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A pioneering urban farmer and MacArthur Genius Award-Winner points the way to building a new food system that can feed- and heal- communities.
The son of a sharecropper, Will Allen had no intention of ever becoming a farmer himself. But after years in professional basketball and as an executive for Kentucky Fried Chicken and Procter & Gamble, he cashed in his retirement fund for a two-acre plot just outside Milwaukee's largest public housing project. The area was a food desert with only convenience stores and fast-food restaurants to serve the needs of locals.
Despite financial challenges and daunting odds, Allen built the country's preeminent urban farm-a food and educational center that now produces enough produce and fish year-round to feed thousands. Employing young people from the neighboring housing project and community, Growing Power shows how local food systems can help troubled youths, dismantle racism, create jobs, bring urban and rural communities closer together, and improve public health. Today, Allen's organization helps develop community food systems across the country.
An eco-classic in the making, The Good Food Revolution is the story of Will's personal journey, the lives he has touched, and a grassroots movement that is changing the way our nation eats.
About the Author
After retiring from professional basketball and executive positions at Kentucky Fried Chicken and Procter & Gamble, Will Allen became the CEO of Growing Power. He lives in Milwaukee. Charles Wilson is a journalist and the coauthor with Eric Schlosser of the #1 New York Times bestselling children’s book Chew on This: Everything You Don’t Want to Know About Fast Food.
"Will Allen's remarkable story, told with eloquence and compassion, conveys the universal value of social justice and real food." — Alice Waters
“From the plots of his Milwaukee urban farm to low-income communities across America, Will Allen has shown us a new type of heroism. Through The Good Food Revolution, Allen recounts his effort to reclaim his family’s heritage and, in doing so, confront lingering disparities in racial and economic justice. As the champion of a new and promising movement, Allen is skillfully leading Americans to face one of our greatest domestic issues – our health.” — Former President Bill Clinton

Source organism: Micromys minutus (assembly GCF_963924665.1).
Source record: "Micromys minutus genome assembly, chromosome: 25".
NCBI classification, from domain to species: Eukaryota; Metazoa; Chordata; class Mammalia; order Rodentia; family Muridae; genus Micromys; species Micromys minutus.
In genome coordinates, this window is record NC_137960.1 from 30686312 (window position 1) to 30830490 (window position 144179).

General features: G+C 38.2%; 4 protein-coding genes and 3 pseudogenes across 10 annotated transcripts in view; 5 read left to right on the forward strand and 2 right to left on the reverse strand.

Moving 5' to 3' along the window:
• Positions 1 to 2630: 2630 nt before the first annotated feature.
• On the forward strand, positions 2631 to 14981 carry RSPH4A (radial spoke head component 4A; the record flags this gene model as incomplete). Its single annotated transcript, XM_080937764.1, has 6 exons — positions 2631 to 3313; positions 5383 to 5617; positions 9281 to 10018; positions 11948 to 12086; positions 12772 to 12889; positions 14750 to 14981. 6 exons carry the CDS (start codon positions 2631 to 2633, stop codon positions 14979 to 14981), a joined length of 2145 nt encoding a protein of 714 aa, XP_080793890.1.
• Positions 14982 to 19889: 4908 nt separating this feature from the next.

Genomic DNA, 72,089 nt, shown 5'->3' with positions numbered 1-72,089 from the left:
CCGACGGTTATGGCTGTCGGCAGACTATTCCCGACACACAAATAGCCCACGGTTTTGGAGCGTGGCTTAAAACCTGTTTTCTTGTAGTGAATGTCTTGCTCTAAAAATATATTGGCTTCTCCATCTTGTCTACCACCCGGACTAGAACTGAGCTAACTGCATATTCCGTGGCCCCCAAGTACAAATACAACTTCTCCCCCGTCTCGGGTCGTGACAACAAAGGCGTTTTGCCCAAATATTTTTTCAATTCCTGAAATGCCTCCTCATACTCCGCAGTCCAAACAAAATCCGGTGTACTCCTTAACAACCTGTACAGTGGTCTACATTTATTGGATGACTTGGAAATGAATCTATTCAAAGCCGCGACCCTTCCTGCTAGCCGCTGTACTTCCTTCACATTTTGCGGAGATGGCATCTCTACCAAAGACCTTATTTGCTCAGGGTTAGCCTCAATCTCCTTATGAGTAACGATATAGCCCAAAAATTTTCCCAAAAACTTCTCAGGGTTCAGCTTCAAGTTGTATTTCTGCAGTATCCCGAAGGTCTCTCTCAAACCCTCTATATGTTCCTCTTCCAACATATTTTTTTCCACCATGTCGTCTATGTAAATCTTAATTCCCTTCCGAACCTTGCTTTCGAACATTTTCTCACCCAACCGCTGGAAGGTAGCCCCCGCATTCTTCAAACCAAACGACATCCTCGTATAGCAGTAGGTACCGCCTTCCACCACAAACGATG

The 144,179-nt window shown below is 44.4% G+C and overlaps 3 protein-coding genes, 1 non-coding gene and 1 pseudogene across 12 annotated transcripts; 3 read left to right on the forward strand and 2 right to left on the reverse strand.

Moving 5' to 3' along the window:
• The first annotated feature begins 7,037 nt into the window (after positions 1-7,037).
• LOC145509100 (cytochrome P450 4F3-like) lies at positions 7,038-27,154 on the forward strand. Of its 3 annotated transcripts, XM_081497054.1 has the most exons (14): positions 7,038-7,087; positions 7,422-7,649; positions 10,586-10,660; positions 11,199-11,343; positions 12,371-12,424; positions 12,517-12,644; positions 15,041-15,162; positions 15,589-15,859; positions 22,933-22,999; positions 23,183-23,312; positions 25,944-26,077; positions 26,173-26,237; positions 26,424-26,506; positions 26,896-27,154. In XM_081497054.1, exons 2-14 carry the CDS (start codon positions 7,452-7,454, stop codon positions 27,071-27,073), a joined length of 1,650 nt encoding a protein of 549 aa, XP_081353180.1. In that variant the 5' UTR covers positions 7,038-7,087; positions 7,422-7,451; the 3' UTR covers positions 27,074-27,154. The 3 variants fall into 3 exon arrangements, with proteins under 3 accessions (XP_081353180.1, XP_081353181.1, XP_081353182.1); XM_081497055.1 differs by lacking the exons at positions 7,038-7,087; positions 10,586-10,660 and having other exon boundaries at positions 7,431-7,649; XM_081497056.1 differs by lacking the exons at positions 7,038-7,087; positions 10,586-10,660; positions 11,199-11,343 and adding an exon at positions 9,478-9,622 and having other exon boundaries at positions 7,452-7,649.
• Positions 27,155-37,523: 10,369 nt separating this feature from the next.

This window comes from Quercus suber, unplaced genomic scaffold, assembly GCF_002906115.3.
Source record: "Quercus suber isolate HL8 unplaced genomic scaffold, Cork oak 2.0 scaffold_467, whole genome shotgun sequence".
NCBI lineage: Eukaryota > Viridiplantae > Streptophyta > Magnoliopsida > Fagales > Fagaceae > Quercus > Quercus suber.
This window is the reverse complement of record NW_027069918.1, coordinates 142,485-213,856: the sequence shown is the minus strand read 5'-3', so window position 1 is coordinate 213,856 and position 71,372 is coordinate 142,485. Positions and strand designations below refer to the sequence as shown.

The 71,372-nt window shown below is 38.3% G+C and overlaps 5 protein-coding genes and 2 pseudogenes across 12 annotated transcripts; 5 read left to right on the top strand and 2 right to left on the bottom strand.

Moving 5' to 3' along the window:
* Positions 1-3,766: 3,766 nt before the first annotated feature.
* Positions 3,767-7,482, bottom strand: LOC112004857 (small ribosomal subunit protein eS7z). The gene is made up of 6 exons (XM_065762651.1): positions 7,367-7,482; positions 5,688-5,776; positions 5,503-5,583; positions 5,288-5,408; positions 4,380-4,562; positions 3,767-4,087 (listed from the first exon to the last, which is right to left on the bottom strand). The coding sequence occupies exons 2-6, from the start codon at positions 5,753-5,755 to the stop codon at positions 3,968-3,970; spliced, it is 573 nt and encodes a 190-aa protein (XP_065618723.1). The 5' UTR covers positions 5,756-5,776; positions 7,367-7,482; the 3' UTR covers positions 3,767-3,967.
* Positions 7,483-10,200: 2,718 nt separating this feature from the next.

“Not only compelling but a treatise on how our country supplies food and how the absence of a grocery store in your ‘hood is no excuse for not finding a good way to feed your family good food.” — Ebony
“What Allen does with a small plot of land and a lot of determination is nothing short of inspiring. A moving story of one man’s success in producing healthy food for those who need it the most.” — Kirkus Reviews
“Far more than a book about food, The Good Food Revolution captivates your heart and mind with the sheer passion of compelling and righteous innovation. Wow!” — Joel Salatin, Author and Farmer at Polyface Farm, Inc.
“Will Allen is a hero and an inspiration to urban farmers everywhere. Now, with The Good Food Revolution, we learn how Allen rediscovered the power of agriculture, and in doing so transformed a city, its community, and eventually the world – with the help of millions of red wiggler worms. Told with grace and utter honesty, I found myself cheering for Allen and his organization, Growing Power.” — Novella Carpenter, Author of Farm City and The Essential Urban Farmer
“Generously and forthrightly sharing his life story and his passions as he makes the case for a new food system, Allen inspires us to move beyond self-interest when considering greener and healthier food. Assisted by the able writing of journalist Charles Wilson, Allen gives us the straight talk we yearn to hear from politicians…These gripping personal stories woven through the narrative provide a strong foundation for Allen’s incisive historical and social commentary…The Good Food Revolution is a real-world guidebook to positive change.” — Real Change News
“The Good Food Revolution is the kind of book you just can’t put down, rich with personal stories, and full of insightful lessons about business and life that transcend the food industry. There are fundamental lessons in Allen’s work that all leaders can learn from.” — 800 CEO Read/Blog
“Mr. Allen's connection to his sharecropper roots may open the way against the larger stigma against raising our own food: a need to escape from an occupation equated with poverty and inequality.” — Karen Tallant, Booksellers at Laurewood